For some riders, there's an opportunity to make a decision on whether or not to wear a motorcycle helmet. However, some riders in certain states are required to wear the protective gear.
It's also fairly common to receive a bunch of illogical answers when a motorcyclist who chooses to ride without a helmet is asked about their decision. There's plenty of fact and fiction with motorcycle helmets, but before you make the decision, you should know about these five myths that go along with motorcycle helmets:
1) Helmets Dangerously Affect Your Peripheral Vision
There's no doubt that if you have ridden years without a helmet and suddenly switch to a full-face helmet, you'd likely feel like your vision was hindered. However, at the same time, all DOT-compliant helmets are required to provide at least 210-degree vision, which is a large enough angle to see nearly anything coming your way.
Your peripheral vision is roughly 180 degrees, which means a helmet is likely not going to affect your vision while riding. Instead, it just takes time getting used to having something on your coconut.
2) Helmets Impair Traffic Noise
Another common myth about motorcycle helmets is that they impair rider's hearing of traffic noises. However, motorcycle helmets actually help riders hear important traffic noise since most full-face and three-quarter open face helmets cut down wind noise.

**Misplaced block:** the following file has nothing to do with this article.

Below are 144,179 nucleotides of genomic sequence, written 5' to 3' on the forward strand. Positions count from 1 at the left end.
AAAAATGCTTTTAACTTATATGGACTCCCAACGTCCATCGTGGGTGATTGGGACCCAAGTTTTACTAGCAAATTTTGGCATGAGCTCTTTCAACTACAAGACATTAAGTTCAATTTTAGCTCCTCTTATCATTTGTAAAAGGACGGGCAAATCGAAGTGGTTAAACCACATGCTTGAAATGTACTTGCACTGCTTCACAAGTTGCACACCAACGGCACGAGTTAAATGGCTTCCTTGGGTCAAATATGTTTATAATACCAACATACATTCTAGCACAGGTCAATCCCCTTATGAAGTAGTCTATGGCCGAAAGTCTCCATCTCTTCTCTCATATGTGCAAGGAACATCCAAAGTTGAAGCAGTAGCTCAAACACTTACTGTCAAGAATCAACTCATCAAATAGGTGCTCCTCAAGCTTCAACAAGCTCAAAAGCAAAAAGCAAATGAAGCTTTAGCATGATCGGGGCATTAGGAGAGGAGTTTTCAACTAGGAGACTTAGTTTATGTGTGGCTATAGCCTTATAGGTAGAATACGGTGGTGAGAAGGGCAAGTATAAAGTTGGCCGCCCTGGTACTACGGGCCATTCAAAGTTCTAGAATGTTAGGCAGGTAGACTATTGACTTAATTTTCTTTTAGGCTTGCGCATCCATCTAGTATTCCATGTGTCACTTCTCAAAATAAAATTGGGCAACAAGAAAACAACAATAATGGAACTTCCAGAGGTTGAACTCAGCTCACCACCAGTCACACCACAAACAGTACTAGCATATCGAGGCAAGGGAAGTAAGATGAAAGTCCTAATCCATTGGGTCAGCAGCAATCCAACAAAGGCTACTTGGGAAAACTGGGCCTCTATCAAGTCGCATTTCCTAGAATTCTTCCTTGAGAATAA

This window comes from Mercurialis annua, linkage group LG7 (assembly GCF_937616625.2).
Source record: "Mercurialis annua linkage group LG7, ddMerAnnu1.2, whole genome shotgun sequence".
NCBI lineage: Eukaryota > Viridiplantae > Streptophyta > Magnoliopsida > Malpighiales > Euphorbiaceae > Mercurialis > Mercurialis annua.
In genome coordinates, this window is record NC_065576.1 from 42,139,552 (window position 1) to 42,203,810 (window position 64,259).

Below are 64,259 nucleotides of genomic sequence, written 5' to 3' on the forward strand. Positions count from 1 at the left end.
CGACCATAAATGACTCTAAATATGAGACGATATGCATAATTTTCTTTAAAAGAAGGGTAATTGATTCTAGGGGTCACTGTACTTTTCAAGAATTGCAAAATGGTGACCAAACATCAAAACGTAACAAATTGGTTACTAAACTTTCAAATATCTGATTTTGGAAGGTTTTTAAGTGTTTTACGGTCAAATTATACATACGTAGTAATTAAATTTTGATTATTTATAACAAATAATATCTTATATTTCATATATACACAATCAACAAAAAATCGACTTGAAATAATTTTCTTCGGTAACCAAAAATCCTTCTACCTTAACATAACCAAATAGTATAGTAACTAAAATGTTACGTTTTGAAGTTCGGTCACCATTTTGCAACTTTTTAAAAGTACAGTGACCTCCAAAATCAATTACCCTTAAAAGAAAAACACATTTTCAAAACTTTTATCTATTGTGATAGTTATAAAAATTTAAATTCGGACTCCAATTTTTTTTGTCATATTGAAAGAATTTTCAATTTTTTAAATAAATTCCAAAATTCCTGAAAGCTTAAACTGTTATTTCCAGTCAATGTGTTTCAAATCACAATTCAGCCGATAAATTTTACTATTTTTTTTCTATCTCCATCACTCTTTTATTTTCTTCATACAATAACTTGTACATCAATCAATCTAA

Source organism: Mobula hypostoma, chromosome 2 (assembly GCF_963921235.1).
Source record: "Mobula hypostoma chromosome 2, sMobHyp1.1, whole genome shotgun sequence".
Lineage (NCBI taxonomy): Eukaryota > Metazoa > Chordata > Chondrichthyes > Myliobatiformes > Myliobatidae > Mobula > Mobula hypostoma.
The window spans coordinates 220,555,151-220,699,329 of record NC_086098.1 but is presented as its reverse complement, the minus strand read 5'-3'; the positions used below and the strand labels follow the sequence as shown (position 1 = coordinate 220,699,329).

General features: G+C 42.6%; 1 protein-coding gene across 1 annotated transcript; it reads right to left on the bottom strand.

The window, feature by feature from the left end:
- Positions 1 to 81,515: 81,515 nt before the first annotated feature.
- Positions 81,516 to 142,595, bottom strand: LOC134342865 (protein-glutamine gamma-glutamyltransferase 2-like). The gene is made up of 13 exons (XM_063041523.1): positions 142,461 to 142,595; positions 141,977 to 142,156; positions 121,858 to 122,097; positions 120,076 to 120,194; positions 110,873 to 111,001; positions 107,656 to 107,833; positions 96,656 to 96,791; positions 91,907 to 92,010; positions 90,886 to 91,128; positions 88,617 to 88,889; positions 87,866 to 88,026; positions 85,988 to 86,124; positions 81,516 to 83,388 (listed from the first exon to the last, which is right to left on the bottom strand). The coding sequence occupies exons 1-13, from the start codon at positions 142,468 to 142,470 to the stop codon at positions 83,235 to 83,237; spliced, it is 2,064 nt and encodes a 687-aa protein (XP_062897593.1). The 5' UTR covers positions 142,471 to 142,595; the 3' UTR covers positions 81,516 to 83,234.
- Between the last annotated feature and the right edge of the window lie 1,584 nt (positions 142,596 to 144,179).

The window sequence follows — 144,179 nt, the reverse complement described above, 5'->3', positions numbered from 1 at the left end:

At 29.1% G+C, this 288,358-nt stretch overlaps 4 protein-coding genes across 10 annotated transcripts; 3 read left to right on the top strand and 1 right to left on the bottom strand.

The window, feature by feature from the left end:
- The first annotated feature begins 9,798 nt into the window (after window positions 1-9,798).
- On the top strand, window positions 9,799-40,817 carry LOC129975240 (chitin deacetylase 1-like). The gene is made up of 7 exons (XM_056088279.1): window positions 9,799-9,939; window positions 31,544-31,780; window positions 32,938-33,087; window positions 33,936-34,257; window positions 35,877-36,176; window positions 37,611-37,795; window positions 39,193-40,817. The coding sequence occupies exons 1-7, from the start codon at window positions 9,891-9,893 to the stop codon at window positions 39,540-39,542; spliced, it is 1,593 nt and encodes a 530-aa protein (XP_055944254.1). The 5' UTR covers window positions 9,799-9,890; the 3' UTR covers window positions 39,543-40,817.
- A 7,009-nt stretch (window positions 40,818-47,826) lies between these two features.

With air vents commonly built into motorcycle helmets, riders can hear traffic noises clearer by reducing wind noise. Additionally, hearing is not a common fault to motorcycle crashes or hazards. The most common cause of crashes is due to vision.
3) Helmets Don't Help In Serious Crashes
One of the most irrational reasons why riders say they don't wear helmets is because they don't work in serious crashes. While there have been helmet-wearing rider deaths, there are also countless people who have lived through crashes thanks to a helmet.
Your brain is the most important thing to protect while riding. Helmets are more often tested at common speeds instead of high-speeds because manufacturers want to test real-life scenarios. Also, testing helmets at intense speeds over 100 mph is not common because the average biker, and roughly 90 percent of accidents, happen at lower speeds (50 mph range).
When looking at the majority of accidents, head trauma is one of the biggest causes of death, which means helmets play a critical role in any type of accident.
4) Helmets Increase Bad Riding Habits
Another myth that some riders use to avoid wearing a motorcycle helmet is that it will make them a more reckless motorcyclist. Some believe once you don a helmet, you don't make as many safe decisions on the road.
There's really no way to prove that a rider would act less careful with a helmet, but at the same time, there's no data that shows people with helmets ride less cautiously. In the end, a crash is a crash, and you might not always be the one at fault. Reckless riding or not, helmets protect motorcyclists much more than a person riding without one.
5) Helmets Cause Neck Injuries
This is another seriously incorrect myth about motorcycle helmets, and there's no data to back up the claim that helmets increase the chances of neck injuries during a crash. Anti-helmet riders say the additional weight of the helmet causes injuries, but in fact, most reports find that helmets actually prevent neck injuries. DOT-approved helmets do an amazing job at absorbing the impact, which will then disperse much of the force from the impact.
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